The Inaugeration of Saul – 1 Samuel 8–10
Read the Passage: 1 Samuel 8-10
Demand for a King (8:1–21)
1 Sam. 7:15–17 describes the general ministry of Samuel, which included traveling on a yearly circuit throughout Israel in order to maintain justice and order. This description brings the portion of this book that focuses on Samuel to a close. The focus of 1 Sam. 8–15 is Saul, who is appointed as the first king of Israel. As chapter 8 begins, Samuel is described as being “old” (1 Sam. 8:1, 5; 12:2), being roughly sixty years of age. Surprisingly, we are told that his sons, who had been appointed judges, were corrupt. They “did not walk in his ways; they turned aside after dishonest gain, took bribes, and perverted justice” (1 Sam. 8:3). Greed for money disqualifies one for spiritual leadership (cf. 1 Tim. 3:3; 1 Pet. 5:2). The context of Samuel’s sons being corrupt becomes the pretext for the leaders of Israel to ask for a king, for they wanted to “be like the [pagan] nations” (1 Sam. 8:20).
The peoples’ request for a king “displeased Samuel” (1 Sam. 8:6). Part of his displeasure may have been that the request entailed a rejection of his sons. Yet, the main reason why Samuel was displeased is that the request constituted a rejection of God. It appears that Samuel’s ministry did not bear fruit among all of the people. The Lord had predicted this turn of event centuries earlier (cf. Deut. 17:14–20), even giving the people directions on how to appoint a king when the time came. In this passage the Lord told Samuel that the peoples’ desire for a human king was a rejection of their heavenly King. While God does provide a human king for Israel, we later learn that this was an act of judgment, as at Hos. 13:11 the Lord declares, “In my wrath I gave you a king.” As a warning, in 1 Sam. 8:10–18 God instructs Samuel to instruct the people about the cost of their sin of desiring and appointing a king.
Choice of a King (9:1–10:16)
1 Sam. 9:1–10:16 is a lengthy narrative that recounts the events surrounding the choice and appointment of Saul to be king. The passage begins with an account of Saul’s search for his father’s lost sheep. From this narrative it is clear that Saul’s father Kish was a man of power, wealth, and importance. 1 Sam. 9:1 even says he was “a mighty man of power.” This is seen in his possession of herds of donkeys, as well as many servants. Moreover, later we learn that Saul himself was of great physical stature (cf. 1 Sam. 10:23). The author is showing us that regarding the traits that are most prized by mankind—physical fitness, financial wealth, social power—Saul was equipped to be king. His later failure as king (cf. 1 Sam. 13–15) was not due to a lack of anything valued by natural man. Yet, Saul did lack the most important trait needed for effective leadership: a relationship with God.
Samuel had alluded to Saul’s appointment as king upon their first meeting (cf. 1 Sam. 9:20). In 1 Sam. 10:1–16 Samuel formally anoints Saul as king (cf. 1 Sam. 10:1). Following this event, Samuel gave Saul three signs to confirm his appointment as king. These were: first, a report of Kish’s donkey’s having been recovered (cf. 1 Sam. 10:2); second, meeting three men going to Bethel (cf. 1 Sam. 10:3–4); and third, an encounter with a band of prophets (cf. 1 Sam. 10:5). In this passage Samuel notes, “Then the Spirit of the Lord will come upon you and you will prophesy with them and be turned into another man” (1 Sam. 10:6). Further, at 1 Sam. 10:9 it is reported “that God gave Saul another heart.” It is clear from these passages that a movement of God’s Spirit was needed for spiritual leadership. Saul’s limited success as king was due to this temporary blessing.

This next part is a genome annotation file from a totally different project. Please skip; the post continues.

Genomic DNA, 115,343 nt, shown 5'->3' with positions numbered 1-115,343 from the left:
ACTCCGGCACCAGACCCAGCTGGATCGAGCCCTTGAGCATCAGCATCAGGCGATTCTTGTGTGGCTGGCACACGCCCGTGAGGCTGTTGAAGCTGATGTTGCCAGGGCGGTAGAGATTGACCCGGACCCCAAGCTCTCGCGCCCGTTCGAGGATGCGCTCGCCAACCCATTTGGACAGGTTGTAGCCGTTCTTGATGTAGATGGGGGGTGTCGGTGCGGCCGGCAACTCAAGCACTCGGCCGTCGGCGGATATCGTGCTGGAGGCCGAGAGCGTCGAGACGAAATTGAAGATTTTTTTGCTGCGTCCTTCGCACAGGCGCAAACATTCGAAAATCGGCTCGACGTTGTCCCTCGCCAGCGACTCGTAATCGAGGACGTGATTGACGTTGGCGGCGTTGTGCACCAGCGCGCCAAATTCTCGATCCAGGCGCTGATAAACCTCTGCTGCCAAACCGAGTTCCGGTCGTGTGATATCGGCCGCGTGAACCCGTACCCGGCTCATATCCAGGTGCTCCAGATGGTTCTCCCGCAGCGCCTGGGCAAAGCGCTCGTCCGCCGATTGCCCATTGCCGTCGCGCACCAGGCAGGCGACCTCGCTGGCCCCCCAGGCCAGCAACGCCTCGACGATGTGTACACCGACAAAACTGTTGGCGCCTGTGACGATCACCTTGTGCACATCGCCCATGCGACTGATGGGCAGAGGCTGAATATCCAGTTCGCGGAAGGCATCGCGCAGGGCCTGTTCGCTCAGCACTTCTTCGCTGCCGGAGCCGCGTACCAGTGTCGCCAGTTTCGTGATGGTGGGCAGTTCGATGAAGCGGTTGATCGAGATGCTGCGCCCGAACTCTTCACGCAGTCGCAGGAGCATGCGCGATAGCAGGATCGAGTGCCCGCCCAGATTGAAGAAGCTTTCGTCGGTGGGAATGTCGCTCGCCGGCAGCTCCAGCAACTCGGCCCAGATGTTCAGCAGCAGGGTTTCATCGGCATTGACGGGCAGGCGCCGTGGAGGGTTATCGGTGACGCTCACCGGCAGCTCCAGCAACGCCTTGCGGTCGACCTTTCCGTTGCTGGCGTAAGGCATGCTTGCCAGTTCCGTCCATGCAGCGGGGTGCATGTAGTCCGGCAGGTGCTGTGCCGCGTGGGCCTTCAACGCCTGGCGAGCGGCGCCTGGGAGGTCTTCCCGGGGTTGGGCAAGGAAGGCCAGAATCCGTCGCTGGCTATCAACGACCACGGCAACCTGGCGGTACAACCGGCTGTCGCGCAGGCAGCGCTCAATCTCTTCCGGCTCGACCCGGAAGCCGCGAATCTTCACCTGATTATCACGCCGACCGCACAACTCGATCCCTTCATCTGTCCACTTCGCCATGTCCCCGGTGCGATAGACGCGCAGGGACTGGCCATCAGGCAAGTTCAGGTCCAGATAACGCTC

Proclamation of a King (10:17–27)
1 Sam. 10:17–27 records the formal, public proclamation of Saul as king. Here Samuel begins by reminding the people of the sufficiency of the Lord’s leadership over them and declared, once again, that their desire for a king was tantamount to a rejection of God (cf. 1 Sam. 10:17–19). Following this, as God’s spokesman, Samuel chose Saul to be king, likely by the casting of lots (cf. Josh. 7:15–18). While this may seem like a random way to choose a king, Prov. 16:33 teaches, “The lot is cast into the lap, but its every decision is from the Lord.” In concluding this narrative the author records two events that foreshadow Saul’s eventual failure as king. First, it is noted that when he was selected as king, Saul was found hidden among the equipment (cf. 1 Sam. 10:22). Apparently, pressure situations overwhelmed Saul. Second, it is noted that not all men agreed to follow Saul as king (cf. 1 Sam. 10:27).
- What form of government does God favor? What is the proper relationship between the church and the State? How ought Christians to interact with the culture?
- Given Samuel’s knowledge of the failure of Eli’s sons, is it surprising to learn that his own sons were corrupt too? Why does greed disqualify one from leadership?
- Why did God consent to give a king to Israel, even though their request was sinful? Why did the people reject Samuel’s divine warning about having a king?
- What does it mean that God gave Saul “another heart” (1 Sam. 10:9) and “turned him into another man” (1 Sam. 10:6)? What was the secret of Saul’s limited success?
- Given the divine message and signs he had received from Samuel, why do you think Saul was found hiding among the equipment at his own coronation?